Intro to Environmental Science

Biocentric Preservation
The belief that all organisms have intrinsic value
Physical, social and cultural conditions that surround an organism
Sustainable Development
Meeting the needs of the present without compromising the ability of the future generations to meet their own needs
Utilitarian Conservation
Uses resources for the greatest good for the greatest number of people for the longest time
The smallest particle to exhibit the characteristics of an element
Combination of 2 or more of the same atom (ex. O2)
Combination of 2 or more different atoms (ex. H2O)
Conservation of Matter
In any chemical reaction, matter changes form; it is neither created nor destroyed
Critical Thinking
An ability to evaluate information and opinions in a systematic, purposeful, efficient manner
Potential Energy
Energy that is in storage (ex. Water stored behind a dam)
Kinetic Energy
Energy at work (ex. a car in motion)
First Law of Thermodynamics
Energy is conserved; it is neither created nor destroyed
Second Law of Thermodynamics
With each successive energy transfer or transformation in a system, less energy is available to do work (some energy is lost after each transfer)
The biochemical process by which green plants and some bacteria capture light energy and use it to produce chemical bonds. Carbon dioxide and water are consumed and oxygen and simple sugars are produced (6CO2 + 6H2O –> C6H12O6 +6O2)
Cellular Respiration
The process in which a cell breaks down sugar or other organic compounds to release energy used for cellular work; may be anaerobic or aerobic depending on oxygen availability (6O2 + C6H12O6 –> 6CO2 + 6H20)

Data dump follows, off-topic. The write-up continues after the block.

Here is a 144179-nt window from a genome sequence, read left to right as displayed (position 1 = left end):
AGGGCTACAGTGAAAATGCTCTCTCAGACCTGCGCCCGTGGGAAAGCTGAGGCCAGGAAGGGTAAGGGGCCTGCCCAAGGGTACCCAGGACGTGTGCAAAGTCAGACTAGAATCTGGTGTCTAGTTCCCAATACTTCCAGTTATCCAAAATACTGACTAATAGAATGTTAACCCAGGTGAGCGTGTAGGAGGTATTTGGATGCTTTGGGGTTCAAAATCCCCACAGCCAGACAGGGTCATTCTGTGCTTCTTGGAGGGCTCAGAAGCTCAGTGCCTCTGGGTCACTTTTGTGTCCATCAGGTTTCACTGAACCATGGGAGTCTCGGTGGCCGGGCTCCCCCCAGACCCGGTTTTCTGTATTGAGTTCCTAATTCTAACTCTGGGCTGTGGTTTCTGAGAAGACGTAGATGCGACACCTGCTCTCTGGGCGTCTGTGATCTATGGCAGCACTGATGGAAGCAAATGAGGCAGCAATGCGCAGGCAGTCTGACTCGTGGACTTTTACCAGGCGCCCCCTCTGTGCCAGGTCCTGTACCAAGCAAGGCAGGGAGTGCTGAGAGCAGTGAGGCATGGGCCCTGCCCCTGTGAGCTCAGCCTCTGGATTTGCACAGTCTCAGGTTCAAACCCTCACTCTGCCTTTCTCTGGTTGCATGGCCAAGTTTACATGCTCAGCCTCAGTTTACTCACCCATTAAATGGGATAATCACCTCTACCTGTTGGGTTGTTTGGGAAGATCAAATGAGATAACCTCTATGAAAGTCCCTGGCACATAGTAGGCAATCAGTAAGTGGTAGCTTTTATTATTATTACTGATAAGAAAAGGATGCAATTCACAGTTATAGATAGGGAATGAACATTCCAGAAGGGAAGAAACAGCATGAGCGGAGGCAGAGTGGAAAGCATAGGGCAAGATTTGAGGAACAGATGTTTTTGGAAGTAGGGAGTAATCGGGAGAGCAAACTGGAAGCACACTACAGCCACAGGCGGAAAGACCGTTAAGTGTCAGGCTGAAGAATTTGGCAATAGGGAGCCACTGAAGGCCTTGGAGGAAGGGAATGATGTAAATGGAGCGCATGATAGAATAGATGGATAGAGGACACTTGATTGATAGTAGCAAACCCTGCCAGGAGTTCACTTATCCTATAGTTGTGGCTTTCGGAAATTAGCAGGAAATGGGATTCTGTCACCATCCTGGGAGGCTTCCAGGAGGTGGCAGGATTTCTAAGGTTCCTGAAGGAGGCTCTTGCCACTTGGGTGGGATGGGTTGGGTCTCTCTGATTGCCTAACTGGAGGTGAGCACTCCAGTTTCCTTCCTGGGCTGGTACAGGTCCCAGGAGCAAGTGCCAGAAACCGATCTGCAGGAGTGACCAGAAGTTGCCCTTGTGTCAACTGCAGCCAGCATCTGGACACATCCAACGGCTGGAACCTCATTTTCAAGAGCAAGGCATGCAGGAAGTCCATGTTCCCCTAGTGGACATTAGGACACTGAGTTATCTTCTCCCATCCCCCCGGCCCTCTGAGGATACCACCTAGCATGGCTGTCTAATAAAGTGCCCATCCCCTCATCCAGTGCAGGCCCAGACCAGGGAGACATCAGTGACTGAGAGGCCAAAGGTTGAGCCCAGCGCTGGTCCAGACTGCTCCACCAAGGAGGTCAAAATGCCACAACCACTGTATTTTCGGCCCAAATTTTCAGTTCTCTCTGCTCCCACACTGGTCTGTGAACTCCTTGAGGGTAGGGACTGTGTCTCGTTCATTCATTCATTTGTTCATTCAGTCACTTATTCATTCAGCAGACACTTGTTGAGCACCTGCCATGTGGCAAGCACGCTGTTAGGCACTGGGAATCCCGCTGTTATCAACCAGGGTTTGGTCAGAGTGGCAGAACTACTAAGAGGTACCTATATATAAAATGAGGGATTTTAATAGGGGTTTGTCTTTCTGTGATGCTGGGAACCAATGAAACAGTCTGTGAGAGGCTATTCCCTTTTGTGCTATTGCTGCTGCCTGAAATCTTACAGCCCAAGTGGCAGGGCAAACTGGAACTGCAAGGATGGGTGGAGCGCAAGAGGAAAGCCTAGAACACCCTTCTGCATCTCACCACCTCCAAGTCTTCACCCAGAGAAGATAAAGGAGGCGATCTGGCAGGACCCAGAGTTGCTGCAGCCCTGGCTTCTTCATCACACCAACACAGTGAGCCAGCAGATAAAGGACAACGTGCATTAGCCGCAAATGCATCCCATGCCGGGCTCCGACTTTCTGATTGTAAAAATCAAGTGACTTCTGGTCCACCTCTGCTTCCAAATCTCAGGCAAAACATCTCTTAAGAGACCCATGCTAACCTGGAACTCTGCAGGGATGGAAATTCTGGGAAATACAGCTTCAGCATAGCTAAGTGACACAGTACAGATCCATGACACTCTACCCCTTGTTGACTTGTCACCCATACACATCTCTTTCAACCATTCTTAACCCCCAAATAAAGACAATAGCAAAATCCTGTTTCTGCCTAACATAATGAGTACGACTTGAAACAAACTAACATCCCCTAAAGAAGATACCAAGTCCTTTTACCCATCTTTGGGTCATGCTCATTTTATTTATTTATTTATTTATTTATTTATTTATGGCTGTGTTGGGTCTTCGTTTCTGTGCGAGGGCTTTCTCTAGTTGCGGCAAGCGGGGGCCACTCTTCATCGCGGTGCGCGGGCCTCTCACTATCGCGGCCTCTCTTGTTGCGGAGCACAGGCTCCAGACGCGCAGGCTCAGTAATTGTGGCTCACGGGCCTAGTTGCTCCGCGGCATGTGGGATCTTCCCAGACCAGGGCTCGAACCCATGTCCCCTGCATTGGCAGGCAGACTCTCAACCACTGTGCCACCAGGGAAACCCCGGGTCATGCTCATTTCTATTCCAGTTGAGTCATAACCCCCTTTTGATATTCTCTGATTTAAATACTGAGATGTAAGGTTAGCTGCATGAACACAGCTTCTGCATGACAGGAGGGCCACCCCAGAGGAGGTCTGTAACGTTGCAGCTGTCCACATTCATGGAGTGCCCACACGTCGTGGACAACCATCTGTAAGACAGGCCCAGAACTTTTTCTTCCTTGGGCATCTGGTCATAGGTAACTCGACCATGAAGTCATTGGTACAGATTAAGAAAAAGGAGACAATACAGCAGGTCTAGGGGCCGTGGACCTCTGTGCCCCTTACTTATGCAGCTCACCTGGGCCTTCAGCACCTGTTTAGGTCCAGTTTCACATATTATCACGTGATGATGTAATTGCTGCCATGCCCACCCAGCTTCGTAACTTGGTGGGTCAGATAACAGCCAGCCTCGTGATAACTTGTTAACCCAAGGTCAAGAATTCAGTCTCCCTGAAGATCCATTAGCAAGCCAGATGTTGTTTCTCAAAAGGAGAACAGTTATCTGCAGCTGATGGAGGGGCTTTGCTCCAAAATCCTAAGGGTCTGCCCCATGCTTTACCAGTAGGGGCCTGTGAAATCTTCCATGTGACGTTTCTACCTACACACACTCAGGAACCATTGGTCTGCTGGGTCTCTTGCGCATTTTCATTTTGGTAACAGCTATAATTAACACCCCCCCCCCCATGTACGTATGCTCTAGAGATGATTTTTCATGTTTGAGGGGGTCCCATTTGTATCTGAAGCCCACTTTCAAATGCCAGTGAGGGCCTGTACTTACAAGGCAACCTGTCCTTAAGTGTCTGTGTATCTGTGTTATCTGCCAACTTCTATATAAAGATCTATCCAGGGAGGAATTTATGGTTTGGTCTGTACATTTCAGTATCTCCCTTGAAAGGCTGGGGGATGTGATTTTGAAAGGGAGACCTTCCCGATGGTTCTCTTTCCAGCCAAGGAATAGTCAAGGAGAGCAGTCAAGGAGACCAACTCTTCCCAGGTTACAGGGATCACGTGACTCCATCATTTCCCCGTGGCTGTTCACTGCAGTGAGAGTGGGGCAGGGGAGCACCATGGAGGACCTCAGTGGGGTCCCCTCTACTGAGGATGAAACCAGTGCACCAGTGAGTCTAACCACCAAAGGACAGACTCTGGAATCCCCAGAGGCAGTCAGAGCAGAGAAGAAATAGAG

Nitrogen Gas Cycle
The cycle of Nitrogen in the environment (ground to air)
Phosphorous Cycle (solid)
Starts with Phosphate rocks, Phosphate gets into water supply (via farm runoff, sewage, use of phosphate soaps), Phosphate reaches ocean and stimulates excessive growth, eventually back to rock.
Fundamental unit of life; membranes enclose organelles; enzymes facilitate chemical reactions
Produce food from inorganic compounds using an external energy source
Total mass of all organisms in a population or area (rainforests and estuaries have highest biomass)
The amount of biomass produced in a given area during a given time
Feed on other organisms or their remains
Organisms that eat only plants
Organisms that mainly prey on animals (meat eaters)
Organisms that eat both plants and animals
An organism that eats the remains of other animals
Fungus or bacterium that breaks complex organic material into smaller molecules
Organisms that consume organic litter, debris and dung
Food Chain
A linked feeding series
Food Web
A complex, interlocking series of individual food chains in an ecosystem
Trophic Levels
Feeding levels in a food chain (producer vs consumer; first level, second level, etc.)
All the organisms genetically similar enough to breed and produce live, fertile offspring in nature (ex. Asian Elephants)
All the members of a species that live in the same area at the same time (ex. All Asian Elephants in India)
Biological Community
The populations of plants, animals and microorganisms living and interacting in a certain area at a given time (ex. The Asian Elephants in India plus everything they eat, and their predators)
A specific biological community and its physical environment interacting in an exchange of matter and energy (ex. The Asian Elephants in India eating the plants)
Physical changes that allow organisms to survive in a given environent
Biotic Potential
The maximum reproductive rate of an organism, give unlimited resources and ideal environmental conditions
Carrying Capacity
The maximum number of individuals of any species that can be supported by a particular ecosystem on a long-term basis
[has to have “on a long-term basis” to distinguish between overshoot]
A sudden population decline; also called population crash